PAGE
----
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We have the layoff thing goin' on here. Not foreclosing but we're starting to really feel the pinch. Job picture is not good...

We've got a ways to go before foreclosure would be an issue so Lord willing something'll come along before then.

But yeah, I can say with certainty, it can happen to any of us.

This IS the "hard times" we've been hearing about...we're living it ourselves and frankly, it ain't much fun. I suspect we will be in good company in the coming months, unfortunately, as more and more layoffs take place.
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Old 11-29-2008, 05:55 PM
 
26,590 posts, read 57,466,708 times
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Quote:
Originally Posted by jimmyP View Post
Yep, in a consumer economy savings is exactly what we don't need. If we start hoarding our money, the stores go broke. This is a long process to fix and while immediate savings is a good sign for people, the effects to the economy will be recessionary.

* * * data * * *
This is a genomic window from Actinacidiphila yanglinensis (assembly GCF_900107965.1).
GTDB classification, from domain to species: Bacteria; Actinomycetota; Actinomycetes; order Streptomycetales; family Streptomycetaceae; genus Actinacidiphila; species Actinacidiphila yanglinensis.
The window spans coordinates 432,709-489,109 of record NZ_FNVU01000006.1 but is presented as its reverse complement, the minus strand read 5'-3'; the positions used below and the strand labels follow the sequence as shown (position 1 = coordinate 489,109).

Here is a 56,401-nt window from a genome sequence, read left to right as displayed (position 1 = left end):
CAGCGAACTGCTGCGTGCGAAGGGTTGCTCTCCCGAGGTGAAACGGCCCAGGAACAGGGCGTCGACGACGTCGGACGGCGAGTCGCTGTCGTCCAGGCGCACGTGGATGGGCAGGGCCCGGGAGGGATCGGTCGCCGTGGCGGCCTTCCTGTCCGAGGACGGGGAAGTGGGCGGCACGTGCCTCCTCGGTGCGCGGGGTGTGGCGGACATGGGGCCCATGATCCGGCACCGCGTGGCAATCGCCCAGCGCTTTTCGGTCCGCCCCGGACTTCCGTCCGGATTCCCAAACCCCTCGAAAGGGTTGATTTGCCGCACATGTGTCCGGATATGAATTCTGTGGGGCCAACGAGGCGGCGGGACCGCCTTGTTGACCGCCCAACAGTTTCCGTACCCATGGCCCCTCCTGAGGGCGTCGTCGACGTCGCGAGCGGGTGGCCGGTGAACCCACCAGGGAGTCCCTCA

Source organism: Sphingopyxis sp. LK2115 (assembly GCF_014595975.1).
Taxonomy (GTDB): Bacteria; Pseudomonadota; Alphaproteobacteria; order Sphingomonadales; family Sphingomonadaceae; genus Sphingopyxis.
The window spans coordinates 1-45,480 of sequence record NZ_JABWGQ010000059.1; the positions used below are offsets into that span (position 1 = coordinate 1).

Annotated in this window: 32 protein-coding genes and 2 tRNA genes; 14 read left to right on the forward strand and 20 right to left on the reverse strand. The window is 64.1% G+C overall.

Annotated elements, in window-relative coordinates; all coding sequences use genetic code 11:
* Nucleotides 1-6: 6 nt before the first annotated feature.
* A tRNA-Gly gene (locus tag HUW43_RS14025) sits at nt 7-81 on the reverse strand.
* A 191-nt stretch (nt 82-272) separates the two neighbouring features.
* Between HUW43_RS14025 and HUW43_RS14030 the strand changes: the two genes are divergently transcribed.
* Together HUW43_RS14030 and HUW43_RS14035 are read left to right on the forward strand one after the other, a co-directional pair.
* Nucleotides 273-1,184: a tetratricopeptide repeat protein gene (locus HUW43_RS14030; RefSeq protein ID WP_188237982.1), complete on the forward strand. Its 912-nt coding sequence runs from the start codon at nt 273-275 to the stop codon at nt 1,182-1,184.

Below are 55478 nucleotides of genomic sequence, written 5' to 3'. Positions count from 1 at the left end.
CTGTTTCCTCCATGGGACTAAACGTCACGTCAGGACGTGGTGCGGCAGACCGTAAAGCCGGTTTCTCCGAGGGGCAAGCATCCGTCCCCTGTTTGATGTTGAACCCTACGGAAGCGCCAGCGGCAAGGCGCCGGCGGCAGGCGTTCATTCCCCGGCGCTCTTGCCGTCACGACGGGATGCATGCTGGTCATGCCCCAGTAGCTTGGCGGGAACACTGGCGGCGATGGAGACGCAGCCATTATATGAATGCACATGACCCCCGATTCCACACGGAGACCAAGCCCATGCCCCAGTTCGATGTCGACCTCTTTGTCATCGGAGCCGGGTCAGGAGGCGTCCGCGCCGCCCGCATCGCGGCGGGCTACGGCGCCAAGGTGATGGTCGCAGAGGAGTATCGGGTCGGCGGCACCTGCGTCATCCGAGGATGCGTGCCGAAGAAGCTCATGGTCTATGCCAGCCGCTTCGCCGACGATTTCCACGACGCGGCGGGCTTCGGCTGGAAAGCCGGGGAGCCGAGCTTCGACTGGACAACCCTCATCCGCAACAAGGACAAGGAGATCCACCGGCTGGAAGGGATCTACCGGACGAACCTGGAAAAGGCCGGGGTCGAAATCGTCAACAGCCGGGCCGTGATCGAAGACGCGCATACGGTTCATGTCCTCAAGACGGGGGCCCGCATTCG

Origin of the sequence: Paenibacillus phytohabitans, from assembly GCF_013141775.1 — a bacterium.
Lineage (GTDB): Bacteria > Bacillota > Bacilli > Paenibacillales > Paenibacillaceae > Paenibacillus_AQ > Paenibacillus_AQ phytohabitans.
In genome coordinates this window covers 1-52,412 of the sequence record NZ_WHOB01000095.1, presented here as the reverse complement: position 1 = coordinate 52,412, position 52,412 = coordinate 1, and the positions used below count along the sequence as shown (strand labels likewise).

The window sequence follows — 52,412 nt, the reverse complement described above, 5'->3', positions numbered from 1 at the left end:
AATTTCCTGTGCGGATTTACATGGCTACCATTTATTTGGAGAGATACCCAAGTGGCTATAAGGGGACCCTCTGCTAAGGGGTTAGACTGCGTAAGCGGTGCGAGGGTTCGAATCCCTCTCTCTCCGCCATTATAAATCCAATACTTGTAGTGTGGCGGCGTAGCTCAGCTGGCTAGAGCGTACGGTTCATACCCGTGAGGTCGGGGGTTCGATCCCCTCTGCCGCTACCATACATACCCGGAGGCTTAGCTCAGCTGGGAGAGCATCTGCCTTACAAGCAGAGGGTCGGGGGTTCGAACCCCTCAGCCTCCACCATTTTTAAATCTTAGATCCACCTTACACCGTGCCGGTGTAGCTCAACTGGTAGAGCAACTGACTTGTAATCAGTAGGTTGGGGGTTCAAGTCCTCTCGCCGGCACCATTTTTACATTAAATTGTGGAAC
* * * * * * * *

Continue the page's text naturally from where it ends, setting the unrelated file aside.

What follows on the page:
Fiscally responsible people have managed their finances and saved all along. Saving now is not a knee-jerk reaction, it's what has been going on our entire lives for many of us.

I haven't drastically altered my spending habits, I continue to buy the things I need and occasionally purchase things I want when I've got the cash to do so--without incurring debt. I'm not going to alter my financial habits and go on a spending spree to help bolster an economy that is in trouble because of people who didn't understand the concept of living within thier means and saving for a rainy day.
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Old 11-29-2008, 11:28 PM
 
3,852 posts, read 12,096,709 times
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Hopefully everyone can lose their job and foreclose. I'll be in the market around 2011-2012 and I want to pick up a good deal.